SAN JOSE, Calif. The pc-board tools segment of the EDA industry is seen today as a mature, consolidated and somewhat stagnant market, but it's going to liven up soon, according to Mentor Graphics CEO Wally Rhines. In a keynote address at the PCB Design Conference West here Tuesday (March 16), Rhines predicted that users will need to retool as faster PCB designs break current tools.
"The complexity of integrated circuit design has spilled over to the board," said Rhines. "You are getting to the limits of what you can do at the chip level, so why not share the pain and make the board design more complex? That is what's happening, but it is not happening linearly, it is happening exponentially."
Rhines said that while most people are aware of the issues challenging IC design tools, they are not aware of "the stresses" challenging PCB design.
"EDA companies continue to add new capabilities to PCB tools to overcome the stresses, but the tools we provide were largely designed a long time ago," said Rhines. "I have a thesis that printed circuit design is going to go through the kind of pain that integrated circuit design went through for some very fundamental reasons."
Rhines said that PCB fabrication, FPGAs, signal integrity, libraries and data management, and globalization are the five "stresses" that will drive a not-too-distant retooling in PCB design.
Rhines said that PCB fabrication is introducing new levels of complexity that some tools simply cannot handle. Rhines noted that the use of microvias, high density interconnect, and embedded passives have become more commonplace. And as designs become more complex and use of these technologies increases, placement and routing technologies may break, he said.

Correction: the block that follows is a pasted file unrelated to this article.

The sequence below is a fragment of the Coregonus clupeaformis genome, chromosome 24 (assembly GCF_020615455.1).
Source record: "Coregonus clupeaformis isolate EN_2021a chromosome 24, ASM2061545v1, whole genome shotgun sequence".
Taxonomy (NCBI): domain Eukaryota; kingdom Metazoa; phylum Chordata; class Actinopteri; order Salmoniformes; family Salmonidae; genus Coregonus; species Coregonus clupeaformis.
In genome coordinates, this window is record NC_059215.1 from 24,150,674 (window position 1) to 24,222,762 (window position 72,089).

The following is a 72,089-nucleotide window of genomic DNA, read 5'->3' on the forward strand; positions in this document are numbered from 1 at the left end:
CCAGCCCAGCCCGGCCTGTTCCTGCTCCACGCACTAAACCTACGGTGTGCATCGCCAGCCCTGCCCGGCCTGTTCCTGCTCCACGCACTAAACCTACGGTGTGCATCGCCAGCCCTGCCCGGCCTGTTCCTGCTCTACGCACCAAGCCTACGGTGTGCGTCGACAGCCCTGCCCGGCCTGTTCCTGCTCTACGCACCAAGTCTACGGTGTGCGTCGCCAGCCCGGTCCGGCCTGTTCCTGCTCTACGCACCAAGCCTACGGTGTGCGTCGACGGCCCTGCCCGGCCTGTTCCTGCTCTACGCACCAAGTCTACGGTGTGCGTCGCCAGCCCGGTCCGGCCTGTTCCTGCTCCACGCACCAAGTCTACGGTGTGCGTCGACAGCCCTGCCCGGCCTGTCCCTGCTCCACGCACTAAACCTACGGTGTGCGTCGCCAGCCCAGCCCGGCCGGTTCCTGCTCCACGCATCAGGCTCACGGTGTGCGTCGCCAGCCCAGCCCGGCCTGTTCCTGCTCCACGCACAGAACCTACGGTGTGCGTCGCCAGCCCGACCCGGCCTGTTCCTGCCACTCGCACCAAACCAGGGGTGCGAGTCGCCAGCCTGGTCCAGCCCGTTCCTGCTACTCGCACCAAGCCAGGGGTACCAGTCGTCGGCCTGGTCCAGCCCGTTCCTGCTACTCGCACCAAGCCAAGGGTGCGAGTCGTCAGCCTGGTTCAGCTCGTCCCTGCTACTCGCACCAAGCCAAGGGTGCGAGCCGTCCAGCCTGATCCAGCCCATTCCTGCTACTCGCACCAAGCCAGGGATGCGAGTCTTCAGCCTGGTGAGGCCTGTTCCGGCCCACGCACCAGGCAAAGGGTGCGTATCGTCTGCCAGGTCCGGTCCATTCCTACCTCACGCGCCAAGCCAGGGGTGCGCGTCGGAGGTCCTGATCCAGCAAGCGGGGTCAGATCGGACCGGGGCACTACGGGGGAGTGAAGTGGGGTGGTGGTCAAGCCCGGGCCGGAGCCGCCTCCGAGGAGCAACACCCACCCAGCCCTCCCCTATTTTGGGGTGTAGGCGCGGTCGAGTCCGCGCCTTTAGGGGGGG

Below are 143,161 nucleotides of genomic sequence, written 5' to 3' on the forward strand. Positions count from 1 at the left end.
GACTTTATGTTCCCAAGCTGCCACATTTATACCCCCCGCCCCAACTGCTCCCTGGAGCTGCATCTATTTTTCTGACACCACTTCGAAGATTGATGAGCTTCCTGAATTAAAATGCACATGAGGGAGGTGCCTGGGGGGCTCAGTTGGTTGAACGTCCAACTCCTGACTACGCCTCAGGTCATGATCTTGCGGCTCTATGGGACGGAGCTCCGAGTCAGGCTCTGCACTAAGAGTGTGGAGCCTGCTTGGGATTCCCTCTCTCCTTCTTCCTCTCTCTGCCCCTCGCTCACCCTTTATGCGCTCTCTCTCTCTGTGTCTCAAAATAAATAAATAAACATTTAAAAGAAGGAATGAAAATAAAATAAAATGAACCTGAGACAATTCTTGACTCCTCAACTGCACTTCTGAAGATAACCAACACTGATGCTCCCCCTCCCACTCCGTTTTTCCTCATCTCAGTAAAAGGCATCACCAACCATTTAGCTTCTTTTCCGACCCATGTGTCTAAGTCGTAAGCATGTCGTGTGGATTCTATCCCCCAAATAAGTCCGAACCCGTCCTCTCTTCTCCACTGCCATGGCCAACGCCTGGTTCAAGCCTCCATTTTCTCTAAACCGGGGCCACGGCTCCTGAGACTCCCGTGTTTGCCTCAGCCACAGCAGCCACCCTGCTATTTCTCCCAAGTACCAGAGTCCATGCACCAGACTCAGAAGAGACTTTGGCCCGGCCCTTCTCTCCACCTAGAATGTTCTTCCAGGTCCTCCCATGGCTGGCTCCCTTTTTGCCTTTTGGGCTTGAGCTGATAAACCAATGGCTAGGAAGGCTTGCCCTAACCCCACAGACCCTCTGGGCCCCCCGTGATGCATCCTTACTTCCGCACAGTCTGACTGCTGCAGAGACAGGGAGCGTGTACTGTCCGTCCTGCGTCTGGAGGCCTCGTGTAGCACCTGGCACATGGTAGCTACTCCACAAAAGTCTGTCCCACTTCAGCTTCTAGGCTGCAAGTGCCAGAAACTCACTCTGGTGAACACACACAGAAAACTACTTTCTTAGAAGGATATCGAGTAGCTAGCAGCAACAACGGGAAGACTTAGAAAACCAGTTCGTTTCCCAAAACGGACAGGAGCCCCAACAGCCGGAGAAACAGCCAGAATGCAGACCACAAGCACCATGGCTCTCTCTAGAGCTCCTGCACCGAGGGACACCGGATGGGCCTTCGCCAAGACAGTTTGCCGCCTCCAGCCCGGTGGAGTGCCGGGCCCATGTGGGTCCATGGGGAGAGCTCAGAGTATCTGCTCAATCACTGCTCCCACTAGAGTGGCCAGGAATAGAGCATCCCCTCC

"Just being able to route at the pin densities, to route out from a package that has high density pins, or route a board that has lead spacings down about a factor of five from what they were at the beginning of the last decade, will be an enormous benefit," said Rhines. He noted users are seeing great layer and density savings using high-density interconnect (HDI) and microvia technology over laminate-only approaches.
Rhines said that as new silicon processes are developed, they introduce an increasing number of passives. Reducing passives in a design while keeping form-factor space requirements shrinking will likely require a PCB synthesis technology, he said.
Rhines said that as PCB designs become more complex and FPGAs become more commonplace in them, the FPGA and PCB design teams will have to work more closely to determine tradeoffs between the PCB and FPGAs. While this isn't an imminent problem, Rhines said technologies that facilitate the communication between the two groups are needed to speed designs and help teams collaborate.
In addition, Rhines said that signal integrity will continue to be a dominant problem as chip and systems speeds continue to increase and boards become denser. Rhines pointed to 3GIO and asynchronous design as examples of areas that will break rules of thumb for signal integrity and require "statistical analysis."
Rhines also noted that library data management and the related subject of globalization also bode to break current PCB design methods. As new technologies and tools evolve, Rhines said, the libraries are also going to change and companies need to be able to adjust to those changes.
"At some point the existing [library] formats will break and move to a new generation because they have to," said Rhines. "They have to be able to automate the part selection process and mix EDA vendor libraries into total corporate solutions."
Rhines noted that as more designs are created by teams collaborating from disparate parts of the globe, it will become imperative for those teams to use common libraries and data management software. Rhines noted that PCB companies could create software that allows design groups in disparate areas to concurrently design PCBs.
Rhines said design companies are going to be reluctant to upgrade their home-built databases and library repositories, because doing so could introduce problems.
"But the fact is the restructuring of industry has forced a lot of change in databases anyway," said Rhines. "So if a company does have a repository with a large database, they now also have businesses they've acquired and spun off other groups that need subsets of that library and who need to have the same support and controls."